The results are presented using “box-and-whisker” plots showing the first, second (median), and third quartiles, with whiskers extended to the most extreme data point, which is no more than 1.5 times the IQR from the box. Points exceeding 1.5 times the IQR are shown.

Calculations of the RI and CL using the parametric, transformed parametric, and bootstrap methods, the Shapiro-Wilk normality test, resampling simulations, and graphics were performed by using the R package (version 2.9.2; The R Foundation for Statistical Computing).

Based on our experience, a flow chart of the resampling process has been designed and is shown in Fig. Fig.1.1. This flow chart implies random samples drawn from the original data for the list of sample sizes. This list should range from relatively low sample sizes up close to the size of the original data. For each size, some large number of random samples (for example, 500) should be drawn without replacement (random sampling with replacement diminishes chances to draw Gaussian-like distribution by potentially repeating the same observed values). For each sample, different RI calculation methods should be applied: a bootstrapping, parametric (if the sample distribution passes the normality test), or some kind of transformed parametric method, including a normality test for transformed data and backward transformation of the results. If the sample passes the normality test, no transformation should be performed. Some samples could miss both parametric and transformed parametric results. Ideally, several different transformations should be used from the beginning. The choice of the transformation method is determined by its applicability to the original observed data. All calculations should be done with the same transformation method (or set of methods) for all samples, where applicable.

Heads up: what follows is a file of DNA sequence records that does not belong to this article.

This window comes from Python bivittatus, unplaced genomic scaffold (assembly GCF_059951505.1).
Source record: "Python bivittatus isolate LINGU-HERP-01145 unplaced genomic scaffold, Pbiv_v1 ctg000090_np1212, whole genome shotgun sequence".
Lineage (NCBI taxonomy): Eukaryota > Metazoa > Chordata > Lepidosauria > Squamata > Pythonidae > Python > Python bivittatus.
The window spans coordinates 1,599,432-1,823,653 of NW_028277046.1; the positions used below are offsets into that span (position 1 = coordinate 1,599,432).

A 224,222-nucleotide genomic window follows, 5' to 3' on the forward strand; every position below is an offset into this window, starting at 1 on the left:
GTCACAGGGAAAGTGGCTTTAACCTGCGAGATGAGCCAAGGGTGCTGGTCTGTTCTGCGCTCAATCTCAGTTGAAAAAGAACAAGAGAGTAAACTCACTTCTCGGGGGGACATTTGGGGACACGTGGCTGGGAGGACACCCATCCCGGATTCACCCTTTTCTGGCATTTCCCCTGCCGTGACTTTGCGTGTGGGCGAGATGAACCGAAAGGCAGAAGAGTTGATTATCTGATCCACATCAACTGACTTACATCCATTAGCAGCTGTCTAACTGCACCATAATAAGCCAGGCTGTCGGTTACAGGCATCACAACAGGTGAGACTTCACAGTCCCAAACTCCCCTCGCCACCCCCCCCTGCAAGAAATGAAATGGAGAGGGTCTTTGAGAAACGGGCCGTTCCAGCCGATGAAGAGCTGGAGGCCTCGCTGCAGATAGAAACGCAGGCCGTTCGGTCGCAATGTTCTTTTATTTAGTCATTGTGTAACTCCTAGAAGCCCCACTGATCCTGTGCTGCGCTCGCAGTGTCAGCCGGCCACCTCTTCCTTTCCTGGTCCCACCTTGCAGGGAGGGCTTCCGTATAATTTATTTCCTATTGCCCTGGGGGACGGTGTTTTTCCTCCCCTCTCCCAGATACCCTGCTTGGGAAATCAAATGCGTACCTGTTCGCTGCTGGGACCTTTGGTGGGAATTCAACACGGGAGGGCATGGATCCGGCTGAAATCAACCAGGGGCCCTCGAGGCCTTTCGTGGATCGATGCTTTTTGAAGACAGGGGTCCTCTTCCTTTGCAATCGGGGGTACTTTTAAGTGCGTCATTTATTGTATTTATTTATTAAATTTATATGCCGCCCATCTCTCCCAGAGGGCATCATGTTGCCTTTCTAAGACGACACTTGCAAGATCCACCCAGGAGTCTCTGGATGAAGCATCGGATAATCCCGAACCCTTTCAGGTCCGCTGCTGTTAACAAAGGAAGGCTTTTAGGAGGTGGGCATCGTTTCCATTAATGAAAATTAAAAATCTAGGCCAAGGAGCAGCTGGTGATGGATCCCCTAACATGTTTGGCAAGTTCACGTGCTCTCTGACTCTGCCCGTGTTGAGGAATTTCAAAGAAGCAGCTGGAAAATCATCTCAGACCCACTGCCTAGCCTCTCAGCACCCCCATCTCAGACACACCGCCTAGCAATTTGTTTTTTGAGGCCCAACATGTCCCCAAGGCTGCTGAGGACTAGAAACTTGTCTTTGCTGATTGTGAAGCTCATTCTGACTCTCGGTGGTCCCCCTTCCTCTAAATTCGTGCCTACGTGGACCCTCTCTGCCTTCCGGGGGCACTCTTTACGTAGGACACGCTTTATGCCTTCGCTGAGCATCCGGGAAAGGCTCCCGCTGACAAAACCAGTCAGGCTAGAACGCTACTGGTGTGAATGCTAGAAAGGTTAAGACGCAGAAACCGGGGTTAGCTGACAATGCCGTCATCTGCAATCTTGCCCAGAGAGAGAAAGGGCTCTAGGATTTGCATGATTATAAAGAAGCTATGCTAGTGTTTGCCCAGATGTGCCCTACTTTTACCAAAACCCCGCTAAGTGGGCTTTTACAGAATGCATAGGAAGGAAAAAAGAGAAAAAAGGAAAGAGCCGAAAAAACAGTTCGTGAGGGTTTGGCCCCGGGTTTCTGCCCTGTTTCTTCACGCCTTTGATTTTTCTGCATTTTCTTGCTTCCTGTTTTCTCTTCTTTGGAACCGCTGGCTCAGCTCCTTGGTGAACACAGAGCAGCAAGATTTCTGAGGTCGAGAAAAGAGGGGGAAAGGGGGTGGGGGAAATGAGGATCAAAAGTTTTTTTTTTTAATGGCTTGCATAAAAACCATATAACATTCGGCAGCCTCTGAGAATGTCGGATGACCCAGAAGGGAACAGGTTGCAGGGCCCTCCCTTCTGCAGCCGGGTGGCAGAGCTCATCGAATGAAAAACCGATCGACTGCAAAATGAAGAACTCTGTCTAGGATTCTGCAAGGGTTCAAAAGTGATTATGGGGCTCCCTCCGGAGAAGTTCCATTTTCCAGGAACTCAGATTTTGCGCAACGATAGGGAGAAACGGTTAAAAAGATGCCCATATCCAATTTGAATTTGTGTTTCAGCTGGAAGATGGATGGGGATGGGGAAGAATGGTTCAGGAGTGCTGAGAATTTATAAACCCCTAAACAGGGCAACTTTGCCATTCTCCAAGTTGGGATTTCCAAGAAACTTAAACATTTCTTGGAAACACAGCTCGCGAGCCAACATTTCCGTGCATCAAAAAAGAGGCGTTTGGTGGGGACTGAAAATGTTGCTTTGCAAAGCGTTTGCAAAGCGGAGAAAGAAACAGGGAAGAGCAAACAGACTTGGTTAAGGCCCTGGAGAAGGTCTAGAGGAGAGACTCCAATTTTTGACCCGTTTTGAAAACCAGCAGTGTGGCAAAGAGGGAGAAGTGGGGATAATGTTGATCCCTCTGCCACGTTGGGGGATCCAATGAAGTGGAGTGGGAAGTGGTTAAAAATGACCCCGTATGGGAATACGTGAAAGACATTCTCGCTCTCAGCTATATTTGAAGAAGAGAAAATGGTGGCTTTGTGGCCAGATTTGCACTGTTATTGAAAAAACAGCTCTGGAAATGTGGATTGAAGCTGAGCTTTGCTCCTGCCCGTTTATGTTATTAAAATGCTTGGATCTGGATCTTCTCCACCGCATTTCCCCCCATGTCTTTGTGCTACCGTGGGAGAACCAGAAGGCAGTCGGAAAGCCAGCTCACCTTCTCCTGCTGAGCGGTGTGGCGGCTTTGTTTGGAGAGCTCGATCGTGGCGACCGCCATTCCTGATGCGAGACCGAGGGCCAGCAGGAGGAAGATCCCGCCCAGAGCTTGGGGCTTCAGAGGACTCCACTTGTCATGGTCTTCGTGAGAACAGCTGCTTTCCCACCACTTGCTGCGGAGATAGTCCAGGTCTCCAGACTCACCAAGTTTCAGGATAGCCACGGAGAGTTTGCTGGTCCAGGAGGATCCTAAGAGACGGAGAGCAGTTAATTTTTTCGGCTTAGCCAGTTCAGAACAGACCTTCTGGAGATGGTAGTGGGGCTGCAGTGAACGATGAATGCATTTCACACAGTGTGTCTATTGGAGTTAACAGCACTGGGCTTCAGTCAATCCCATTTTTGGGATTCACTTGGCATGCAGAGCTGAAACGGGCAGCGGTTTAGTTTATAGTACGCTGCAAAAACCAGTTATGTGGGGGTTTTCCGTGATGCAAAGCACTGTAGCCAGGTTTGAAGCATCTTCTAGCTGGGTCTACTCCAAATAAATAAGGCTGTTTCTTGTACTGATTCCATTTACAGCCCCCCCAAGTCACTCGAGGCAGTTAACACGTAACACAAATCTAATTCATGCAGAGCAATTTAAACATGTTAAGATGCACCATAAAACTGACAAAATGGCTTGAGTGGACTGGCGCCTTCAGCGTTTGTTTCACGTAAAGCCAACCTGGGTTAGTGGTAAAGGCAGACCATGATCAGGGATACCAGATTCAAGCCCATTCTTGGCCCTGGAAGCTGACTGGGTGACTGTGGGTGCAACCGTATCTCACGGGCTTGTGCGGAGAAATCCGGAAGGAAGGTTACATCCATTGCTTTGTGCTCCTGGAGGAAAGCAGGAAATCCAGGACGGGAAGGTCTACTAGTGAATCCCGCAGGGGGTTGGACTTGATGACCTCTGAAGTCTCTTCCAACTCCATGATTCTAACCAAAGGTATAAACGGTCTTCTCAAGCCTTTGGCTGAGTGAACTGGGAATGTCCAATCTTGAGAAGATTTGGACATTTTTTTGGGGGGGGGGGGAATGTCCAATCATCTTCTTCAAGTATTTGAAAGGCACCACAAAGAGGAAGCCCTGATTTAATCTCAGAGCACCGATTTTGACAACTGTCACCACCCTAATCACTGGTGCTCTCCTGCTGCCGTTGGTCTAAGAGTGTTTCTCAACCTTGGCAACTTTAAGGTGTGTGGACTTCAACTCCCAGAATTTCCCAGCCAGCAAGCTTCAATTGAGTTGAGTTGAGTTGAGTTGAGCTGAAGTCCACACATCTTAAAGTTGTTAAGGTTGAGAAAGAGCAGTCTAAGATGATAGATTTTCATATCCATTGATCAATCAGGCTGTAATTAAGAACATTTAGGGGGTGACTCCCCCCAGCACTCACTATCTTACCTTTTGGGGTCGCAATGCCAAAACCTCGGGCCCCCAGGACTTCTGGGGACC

Algorithm of the resampling procedures for the selection of RI calculation method. (If neither the drawn sample nor the transformed sample passes the normality test, only bootstrap results are collected for that sample.)

Finally, data on RI with 90% CL should be collected and presented as box plot graphics for each method and each sample size. The method providing the minimal sample size bias along with the fastest sample size convergence and the lowest CL should be chosen to generate an RI and a CL for clinical use. Clinical considerations must also be taken into account.

The flow chart described above was implemented in the program codes written with R software. These codes are available to interested researchers upon request.

Data for resampling drawn from 81 factor B calculations are presented in Fig. Fig.22 and and3.3. The distribution of the factor B observations was not Gaussian (Shapiro-Wilk normality test *P* value of <0.001). An analysis of the resampling from that set showed that the bigger the sample size was, the less the proportion of samples was normally distributed. For instance, sampling by 20 observations generated 74% normally distributed sets; sampling by 40 observations generated 36%; sampling by 50 points generated 24%, etc. This observation is represented by the width of the box plots in Fig. Fig.22 and and3.3. The percentage of normally distributed, log-transformed subsets was 98% for a sample size of 20, 99% for a sample size of 40, and 100% for larger sample sizes.

Effect of sample size on RI lower bound, complement factor B data. Dotted horizontal lines indicate lower limit of RI for the original population (81 observations). Box plots show the first, second, and third quartiles, with whiskers extended to the most **...**

Effect of sample size on the width of CL for the RI lower bound, complement factor B data. Dotted horizontal lines indicate the width of the CL for the RI lower bound of the original population (81 observations). Box plots show the first, second, and **...**